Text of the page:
EU and national competition laws may restrict the possibility to create large concentrations within the sector. This will be true in particular if the planned healthcare reform is successful, as new sector-specific regulation on merger control is likely to be proposed. Private healthcare service providers are governed by the Private Healthcare Act.21 As mentioned above, private healthcare providers are required to apply for a licence either from the competent Regional State Administrative Agency or the National Supervisory Authority for Welfare and Health. The Private Healthcare Act does not include any specific criteria for financial viability, but sets requirements, such as for appropriate facilities and equipment, proper training of staff, quality of medical services and patient safety. The service provider has to, among other things, have a healthcare service manager who has been approved by the licensing authority and a patient ombudsman who enforces the patient's rights.


Municipalities may provide primary healthcare services in-house, form joint municipal authorities, or procure them partly or wholly from third parties, such as other municipalities, NGOs and private sector service providers. Several municipalities have outsourced the provision of their entire healthcare services to private companies by long-term contracts. Some municipalities have also established joint ventures with private companies. Moreover, hospital districts and university hospitals may procure specialised medical care from third parties.

Municipalities may also decide to provide social and healthcare services by granting service vouchers to local residents. In this case, the Act on Public Procurement and Concession Contracts does not apply. If service vouchers are used, all service providers fulfilling certain objective criteria must be accepted onto a list from which residents may choose a service provider of their liking.

Where healthcare and medical care is procured from third parties, Finnish public procurement law applies.22 Tenderers must fulfil the qualification criteria set out by the contracting authority in the contract notice or invitation to tender. The criteria to be chosen are at the discretion of the contracting authority, as long as the criteria comply with the principles of openness, non-discrimination and proportionality.

The procurement of healthcare services has been reviewed in several court cases. The cases have mainly concerned compliance with public procurement rules, in particular as regards ambiguity of award criteria and evaluation of tenders. In addition, a large-scale outsourcing project within the healthcare sector was appealed against before the Market Court in December 2017. The estimated value of the contract was €1 billion. However, the appeal was withdrawn.23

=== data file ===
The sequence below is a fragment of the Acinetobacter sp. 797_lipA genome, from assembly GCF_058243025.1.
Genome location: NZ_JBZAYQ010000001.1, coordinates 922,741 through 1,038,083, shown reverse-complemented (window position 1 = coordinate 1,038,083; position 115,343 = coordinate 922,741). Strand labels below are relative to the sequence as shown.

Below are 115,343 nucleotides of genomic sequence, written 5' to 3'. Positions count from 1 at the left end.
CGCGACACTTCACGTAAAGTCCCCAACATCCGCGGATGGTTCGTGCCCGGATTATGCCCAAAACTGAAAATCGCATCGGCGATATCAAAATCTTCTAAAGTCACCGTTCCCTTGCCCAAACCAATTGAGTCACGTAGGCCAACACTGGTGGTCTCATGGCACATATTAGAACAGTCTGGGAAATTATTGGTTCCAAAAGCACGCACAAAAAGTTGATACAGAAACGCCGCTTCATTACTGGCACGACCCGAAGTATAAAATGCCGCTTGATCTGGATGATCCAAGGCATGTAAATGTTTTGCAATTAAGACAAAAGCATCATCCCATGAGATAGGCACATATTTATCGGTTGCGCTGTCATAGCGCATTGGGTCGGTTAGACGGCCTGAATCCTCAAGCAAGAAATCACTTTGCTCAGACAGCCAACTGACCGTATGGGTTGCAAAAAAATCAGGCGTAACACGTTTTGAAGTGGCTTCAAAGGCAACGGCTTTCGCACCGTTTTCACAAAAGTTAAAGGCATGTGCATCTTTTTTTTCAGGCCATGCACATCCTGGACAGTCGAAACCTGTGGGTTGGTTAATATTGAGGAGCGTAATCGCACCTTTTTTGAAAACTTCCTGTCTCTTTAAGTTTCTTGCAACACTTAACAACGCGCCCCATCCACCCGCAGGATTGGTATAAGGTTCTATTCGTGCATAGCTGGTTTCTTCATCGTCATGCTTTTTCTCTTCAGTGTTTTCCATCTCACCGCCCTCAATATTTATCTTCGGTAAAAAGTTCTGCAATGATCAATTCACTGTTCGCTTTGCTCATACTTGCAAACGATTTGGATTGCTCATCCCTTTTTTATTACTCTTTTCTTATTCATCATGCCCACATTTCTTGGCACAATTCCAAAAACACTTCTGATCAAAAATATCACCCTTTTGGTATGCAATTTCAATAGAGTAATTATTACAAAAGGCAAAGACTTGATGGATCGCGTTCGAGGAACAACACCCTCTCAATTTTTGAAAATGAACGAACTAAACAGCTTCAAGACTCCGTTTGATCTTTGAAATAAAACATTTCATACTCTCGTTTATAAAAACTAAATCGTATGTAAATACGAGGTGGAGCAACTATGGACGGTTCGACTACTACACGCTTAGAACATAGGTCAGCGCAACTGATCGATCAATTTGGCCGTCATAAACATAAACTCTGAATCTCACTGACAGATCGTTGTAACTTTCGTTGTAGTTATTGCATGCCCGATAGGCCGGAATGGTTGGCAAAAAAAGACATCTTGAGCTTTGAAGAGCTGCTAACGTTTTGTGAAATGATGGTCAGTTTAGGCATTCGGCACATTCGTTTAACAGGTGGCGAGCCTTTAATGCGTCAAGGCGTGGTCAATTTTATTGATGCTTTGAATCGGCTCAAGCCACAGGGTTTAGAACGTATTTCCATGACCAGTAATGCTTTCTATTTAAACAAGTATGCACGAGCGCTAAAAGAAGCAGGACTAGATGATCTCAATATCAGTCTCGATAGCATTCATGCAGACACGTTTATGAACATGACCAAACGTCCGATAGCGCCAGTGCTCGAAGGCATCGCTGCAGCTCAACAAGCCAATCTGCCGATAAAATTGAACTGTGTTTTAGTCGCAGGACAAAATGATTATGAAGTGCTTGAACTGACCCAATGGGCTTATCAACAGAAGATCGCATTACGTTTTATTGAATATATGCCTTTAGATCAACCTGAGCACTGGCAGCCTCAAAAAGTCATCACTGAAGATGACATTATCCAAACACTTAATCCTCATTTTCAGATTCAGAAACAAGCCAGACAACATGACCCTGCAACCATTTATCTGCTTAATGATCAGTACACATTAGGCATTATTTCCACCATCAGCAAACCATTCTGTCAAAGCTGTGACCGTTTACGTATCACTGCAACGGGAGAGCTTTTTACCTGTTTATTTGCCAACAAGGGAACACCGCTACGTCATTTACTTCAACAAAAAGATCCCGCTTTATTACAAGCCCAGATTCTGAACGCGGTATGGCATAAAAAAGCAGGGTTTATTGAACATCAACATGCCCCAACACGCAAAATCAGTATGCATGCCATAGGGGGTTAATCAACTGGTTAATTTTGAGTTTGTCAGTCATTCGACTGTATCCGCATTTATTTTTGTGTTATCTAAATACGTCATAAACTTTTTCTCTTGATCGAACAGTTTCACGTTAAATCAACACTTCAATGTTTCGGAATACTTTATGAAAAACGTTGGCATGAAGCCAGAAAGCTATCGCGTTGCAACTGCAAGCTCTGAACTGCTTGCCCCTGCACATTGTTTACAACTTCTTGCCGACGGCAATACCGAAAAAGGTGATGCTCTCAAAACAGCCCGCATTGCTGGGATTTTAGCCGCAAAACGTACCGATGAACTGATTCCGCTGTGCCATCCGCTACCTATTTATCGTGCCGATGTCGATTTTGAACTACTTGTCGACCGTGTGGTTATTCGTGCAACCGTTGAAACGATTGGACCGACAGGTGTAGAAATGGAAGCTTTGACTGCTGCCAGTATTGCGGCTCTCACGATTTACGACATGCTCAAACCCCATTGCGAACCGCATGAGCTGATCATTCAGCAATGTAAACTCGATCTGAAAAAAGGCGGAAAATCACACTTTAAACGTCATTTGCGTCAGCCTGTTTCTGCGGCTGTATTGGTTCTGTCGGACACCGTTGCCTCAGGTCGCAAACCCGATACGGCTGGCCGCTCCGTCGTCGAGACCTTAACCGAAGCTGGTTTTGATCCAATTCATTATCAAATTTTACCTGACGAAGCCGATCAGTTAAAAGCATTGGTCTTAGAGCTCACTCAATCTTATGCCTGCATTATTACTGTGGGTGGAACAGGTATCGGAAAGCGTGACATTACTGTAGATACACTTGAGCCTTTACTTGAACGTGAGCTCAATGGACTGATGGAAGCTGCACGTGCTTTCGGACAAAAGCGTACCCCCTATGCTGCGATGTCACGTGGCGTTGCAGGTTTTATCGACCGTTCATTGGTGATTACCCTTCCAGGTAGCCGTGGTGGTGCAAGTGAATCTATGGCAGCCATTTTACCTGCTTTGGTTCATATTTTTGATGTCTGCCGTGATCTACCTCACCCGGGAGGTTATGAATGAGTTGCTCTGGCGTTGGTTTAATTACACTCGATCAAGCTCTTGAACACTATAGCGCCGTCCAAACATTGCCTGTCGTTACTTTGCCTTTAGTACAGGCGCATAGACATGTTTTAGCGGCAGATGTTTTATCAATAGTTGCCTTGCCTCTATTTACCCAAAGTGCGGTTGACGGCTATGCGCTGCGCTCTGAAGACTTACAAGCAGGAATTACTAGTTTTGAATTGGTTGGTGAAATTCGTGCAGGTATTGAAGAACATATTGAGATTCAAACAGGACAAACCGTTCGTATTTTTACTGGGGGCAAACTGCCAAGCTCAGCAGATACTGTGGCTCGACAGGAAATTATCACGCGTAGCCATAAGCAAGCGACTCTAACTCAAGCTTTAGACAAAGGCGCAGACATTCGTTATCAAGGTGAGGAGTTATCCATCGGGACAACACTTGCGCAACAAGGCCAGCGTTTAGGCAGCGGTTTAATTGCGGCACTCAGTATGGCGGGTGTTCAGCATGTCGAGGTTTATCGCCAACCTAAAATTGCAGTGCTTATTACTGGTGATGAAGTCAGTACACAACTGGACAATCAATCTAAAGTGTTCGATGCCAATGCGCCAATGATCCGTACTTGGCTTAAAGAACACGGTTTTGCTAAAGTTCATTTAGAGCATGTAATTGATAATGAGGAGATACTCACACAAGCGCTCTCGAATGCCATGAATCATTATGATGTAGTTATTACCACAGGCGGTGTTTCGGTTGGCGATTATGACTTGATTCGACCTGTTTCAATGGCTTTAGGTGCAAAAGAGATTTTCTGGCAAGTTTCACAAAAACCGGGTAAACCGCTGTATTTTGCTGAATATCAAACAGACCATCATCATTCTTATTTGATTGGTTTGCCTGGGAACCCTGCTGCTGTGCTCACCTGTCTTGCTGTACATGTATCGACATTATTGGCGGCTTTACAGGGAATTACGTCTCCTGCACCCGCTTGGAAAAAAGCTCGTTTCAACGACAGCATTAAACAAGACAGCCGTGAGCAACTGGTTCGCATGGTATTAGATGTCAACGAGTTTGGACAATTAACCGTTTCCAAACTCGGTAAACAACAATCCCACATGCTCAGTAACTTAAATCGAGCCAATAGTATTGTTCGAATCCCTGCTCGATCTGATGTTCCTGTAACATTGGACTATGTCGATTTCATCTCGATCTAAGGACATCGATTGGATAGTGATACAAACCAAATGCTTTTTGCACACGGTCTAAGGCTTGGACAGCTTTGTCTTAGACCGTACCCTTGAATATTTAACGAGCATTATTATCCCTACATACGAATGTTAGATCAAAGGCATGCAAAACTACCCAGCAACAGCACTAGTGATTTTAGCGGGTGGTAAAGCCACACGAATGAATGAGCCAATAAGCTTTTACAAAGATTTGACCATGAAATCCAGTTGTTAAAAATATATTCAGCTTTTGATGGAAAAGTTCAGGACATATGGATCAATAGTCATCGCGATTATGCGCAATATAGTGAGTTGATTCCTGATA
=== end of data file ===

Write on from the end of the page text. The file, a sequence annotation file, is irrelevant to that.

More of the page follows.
The ongoing reform of the Finnish social and healthcare system would change the commissioning of these services. According to the Finnish Competition and Consumer Authority, which also supervises public procurement, the upcoming reform has already affected the nature and volume of procurement of these services. In 2017, out of all sectors, social and healthcare services as well as procurement of medical devices gave rise to the largest number of opened procurement cases at the authority.24


At present, the applicable regulation and monitoring of marketing is mainly directed at private healthcare service providers in Finland. Marketing and promotion of private healthcare services is primarily regulated under the general consumer protection laws and unfair business practice legislation. No specific legislation in the field of marketing or promotion of health services exists.

The Consumer Protection Act regulates that any marketing that is inappropriate or otherwise unfair from the point of view of consumers is prohibited.25 Marketing must clearly indicate its commercial purpose and on whose behalf the marketing is carried out. A general prohibition to use false or misleading information applies.

The Unfair Business Practices Act prohibits practices that are unfair to other entrepreneurs as well as sets out general provisions on marketing.26 The Act requires compliance with good business practice and prohibits the use of misleading comparative marketing. The marketing provisions in the Unfair Business Practises Act correspond to a great extent with the provisions in the Consumer Protection Act.

Marketing offences are also criminalised under the Criminal Code of Finland. Criminal sanctions can be imposed on the marketing entity where false or misleading information conveyed in marketing is significant from the point of view of the target group.

In addition to the aforementioned legislation, the healthcare industry practises self-regulation on marketing. This includes general marketing guidelines and guidelines on marketing on social media provided by The Finnish Medical Association as well as the monitoring of marketing of health services conducted by a supervisory board under the Finnish Medical Association. Moreover, the Code of Advertising and Marketing Communications Practice by the International Chamber of Commerce applies to marketing of healthcare services as well.

The general marketing guidelines by the Finnish Medical Association emphasise the truthfulness, appropriateness, reliability and fair practice of marketing. The severity of an illness or a symptom is not allowed to be used for intimidation nor is the use of superlatives allowed in marketing. The guidelines prohibit the use of any type of anonymous marketing on the internet, social media or search engines. Moreover, the private service provider shall not market other services outside its field nor shall the medical services be connected to product marketing.